Despite its potential advantages over other imaging technologies, MSOT imaging faces challenges that are being actively addressed and researched. Multispectral measurements, for example, depend on sequential excitation with different wavelengths. It is, therefore, paramount that motion is minimized from the imaged object during the multispectral measurement. Reducing the time required for a multispectral measurement is one way of coping with such motion, and measurements at up to ten multispectral frames per second have been demonstrated. Increasing the speed of a multispectral measurement implies a corresponding increase in the repetition rate of the laser, which might impose limitations with respect to the maximal permissible exposure of the skin to laser light in clinical applications. An alternative approach consists of using two (or more) properly synchronized laser sources tuned to different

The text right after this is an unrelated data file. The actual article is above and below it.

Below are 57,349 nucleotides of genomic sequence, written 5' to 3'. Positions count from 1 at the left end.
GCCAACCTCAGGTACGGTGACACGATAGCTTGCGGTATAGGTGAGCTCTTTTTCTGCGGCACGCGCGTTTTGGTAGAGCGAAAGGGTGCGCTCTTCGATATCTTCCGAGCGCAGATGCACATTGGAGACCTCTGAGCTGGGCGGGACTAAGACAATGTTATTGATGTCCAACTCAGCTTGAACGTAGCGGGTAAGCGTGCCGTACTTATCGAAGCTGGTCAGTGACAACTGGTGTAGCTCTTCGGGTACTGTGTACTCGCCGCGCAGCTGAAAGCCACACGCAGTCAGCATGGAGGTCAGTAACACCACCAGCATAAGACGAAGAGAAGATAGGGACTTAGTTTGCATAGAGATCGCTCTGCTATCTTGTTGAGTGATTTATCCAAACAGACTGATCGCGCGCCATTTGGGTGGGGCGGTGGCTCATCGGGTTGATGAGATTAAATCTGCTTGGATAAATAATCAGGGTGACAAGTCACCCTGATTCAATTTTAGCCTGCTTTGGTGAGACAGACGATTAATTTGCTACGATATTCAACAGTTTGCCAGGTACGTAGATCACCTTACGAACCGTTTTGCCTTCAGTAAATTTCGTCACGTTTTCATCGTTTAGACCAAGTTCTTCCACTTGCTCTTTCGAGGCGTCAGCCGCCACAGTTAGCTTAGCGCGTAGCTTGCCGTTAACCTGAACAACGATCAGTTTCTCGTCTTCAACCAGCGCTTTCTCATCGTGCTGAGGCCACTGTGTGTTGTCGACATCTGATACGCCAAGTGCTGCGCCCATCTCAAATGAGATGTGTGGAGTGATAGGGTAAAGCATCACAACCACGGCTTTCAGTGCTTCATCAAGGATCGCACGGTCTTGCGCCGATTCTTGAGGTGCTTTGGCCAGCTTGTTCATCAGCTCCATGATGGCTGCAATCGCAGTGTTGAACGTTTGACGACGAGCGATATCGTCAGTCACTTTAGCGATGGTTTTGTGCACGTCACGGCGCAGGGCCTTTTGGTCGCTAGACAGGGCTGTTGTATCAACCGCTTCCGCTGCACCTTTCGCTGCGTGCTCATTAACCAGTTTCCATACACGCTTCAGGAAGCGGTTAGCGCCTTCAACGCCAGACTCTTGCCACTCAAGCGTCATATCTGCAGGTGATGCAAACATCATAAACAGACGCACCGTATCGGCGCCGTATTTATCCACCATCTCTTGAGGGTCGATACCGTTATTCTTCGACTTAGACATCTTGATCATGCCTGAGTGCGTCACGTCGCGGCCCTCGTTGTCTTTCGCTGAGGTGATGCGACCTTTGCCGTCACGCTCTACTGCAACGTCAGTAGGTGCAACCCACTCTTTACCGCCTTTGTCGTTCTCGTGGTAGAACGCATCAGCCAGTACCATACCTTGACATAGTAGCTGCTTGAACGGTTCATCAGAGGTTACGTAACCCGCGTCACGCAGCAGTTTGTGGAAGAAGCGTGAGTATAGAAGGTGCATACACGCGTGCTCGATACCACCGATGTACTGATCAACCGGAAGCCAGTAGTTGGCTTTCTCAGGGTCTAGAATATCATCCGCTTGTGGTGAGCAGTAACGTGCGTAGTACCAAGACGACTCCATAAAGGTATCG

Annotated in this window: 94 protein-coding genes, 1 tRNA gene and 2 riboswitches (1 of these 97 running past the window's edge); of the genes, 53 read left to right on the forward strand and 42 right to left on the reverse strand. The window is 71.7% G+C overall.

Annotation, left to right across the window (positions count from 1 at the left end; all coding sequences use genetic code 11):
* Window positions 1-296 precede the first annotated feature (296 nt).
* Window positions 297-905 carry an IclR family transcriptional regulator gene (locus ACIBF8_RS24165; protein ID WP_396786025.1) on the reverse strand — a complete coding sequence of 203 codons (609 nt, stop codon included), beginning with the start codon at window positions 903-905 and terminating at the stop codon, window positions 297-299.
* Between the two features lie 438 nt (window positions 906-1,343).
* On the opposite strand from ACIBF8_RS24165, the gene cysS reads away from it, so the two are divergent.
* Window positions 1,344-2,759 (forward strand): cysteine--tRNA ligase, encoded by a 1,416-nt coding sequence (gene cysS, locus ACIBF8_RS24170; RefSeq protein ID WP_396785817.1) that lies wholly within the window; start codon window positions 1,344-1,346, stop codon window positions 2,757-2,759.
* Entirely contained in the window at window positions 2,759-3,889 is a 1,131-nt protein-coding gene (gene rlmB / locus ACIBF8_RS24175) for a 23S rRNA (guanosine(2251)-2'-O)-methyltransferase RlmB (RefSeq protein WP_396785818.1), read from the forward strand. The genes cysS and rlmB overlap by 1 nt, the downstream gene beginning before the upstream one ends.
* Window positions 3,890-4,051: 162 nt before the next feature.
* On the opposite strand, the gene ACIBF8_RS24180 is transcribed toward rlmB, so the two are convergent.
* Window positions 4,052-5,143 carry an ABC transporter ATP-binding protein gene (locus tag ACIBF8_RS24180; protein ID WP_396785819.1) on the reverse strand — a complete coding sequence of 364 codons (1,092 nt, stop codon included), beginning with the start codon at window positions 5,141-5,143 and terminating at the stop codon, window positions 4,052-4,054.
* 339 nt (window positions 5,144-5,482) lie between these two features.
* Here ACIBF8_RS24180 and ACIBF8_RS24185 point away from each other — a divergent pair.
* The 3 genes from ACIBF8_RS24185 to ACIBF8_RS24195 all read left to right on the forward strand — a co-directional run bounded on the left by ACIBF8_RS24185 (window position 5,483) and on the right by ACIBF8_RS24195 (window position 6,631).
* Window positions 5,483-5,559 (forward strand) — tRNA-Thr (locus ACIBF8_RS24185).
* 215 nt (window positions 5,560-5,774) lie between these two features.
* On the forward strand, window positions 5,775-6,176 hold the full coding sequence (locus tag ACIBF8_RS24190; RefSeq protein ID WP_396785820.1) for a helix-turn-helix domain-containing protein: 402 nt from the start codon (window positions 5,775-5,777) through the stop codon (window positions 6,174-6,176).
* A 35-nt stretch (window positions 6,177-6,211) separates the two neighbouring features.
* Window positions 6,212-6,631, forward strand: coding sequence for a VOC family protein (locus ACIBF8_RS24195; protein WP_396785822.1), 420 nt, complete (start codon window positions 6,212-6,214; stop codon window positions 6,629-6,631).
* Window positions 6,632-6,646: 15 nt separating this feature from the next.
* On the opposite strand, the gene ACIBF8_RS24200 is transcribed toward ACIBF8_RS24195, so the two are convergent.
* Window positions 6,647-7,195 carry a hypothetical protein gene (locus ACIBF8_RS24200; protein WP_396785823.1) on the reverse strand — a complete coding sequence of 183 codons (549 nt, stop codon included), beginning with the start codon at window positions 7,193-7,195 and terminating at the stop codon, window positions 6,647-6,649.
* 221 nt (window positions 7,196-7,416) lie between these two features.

One must, therefore, strike a balance between motion optimization, safety, and signal-to-noise ratio. The development of newer contrast agents as well as improvements in the spectral unmixing algorithms remain vibrant areas of research. ICG has been clinically approved since the 1960s; however, there are limited options for other molecules that absorb within the near infrared. And, finally, although regulatory-approved preclinical devices have already reached the market, medical device permissions in Europe and the United States are still pending. Once approved, multicenter trials in a number of key clinical applications will facilitate the transition of this technology from a highly potent research platform to an accepted medical device.
The Road Ahead—Hopes and Challenges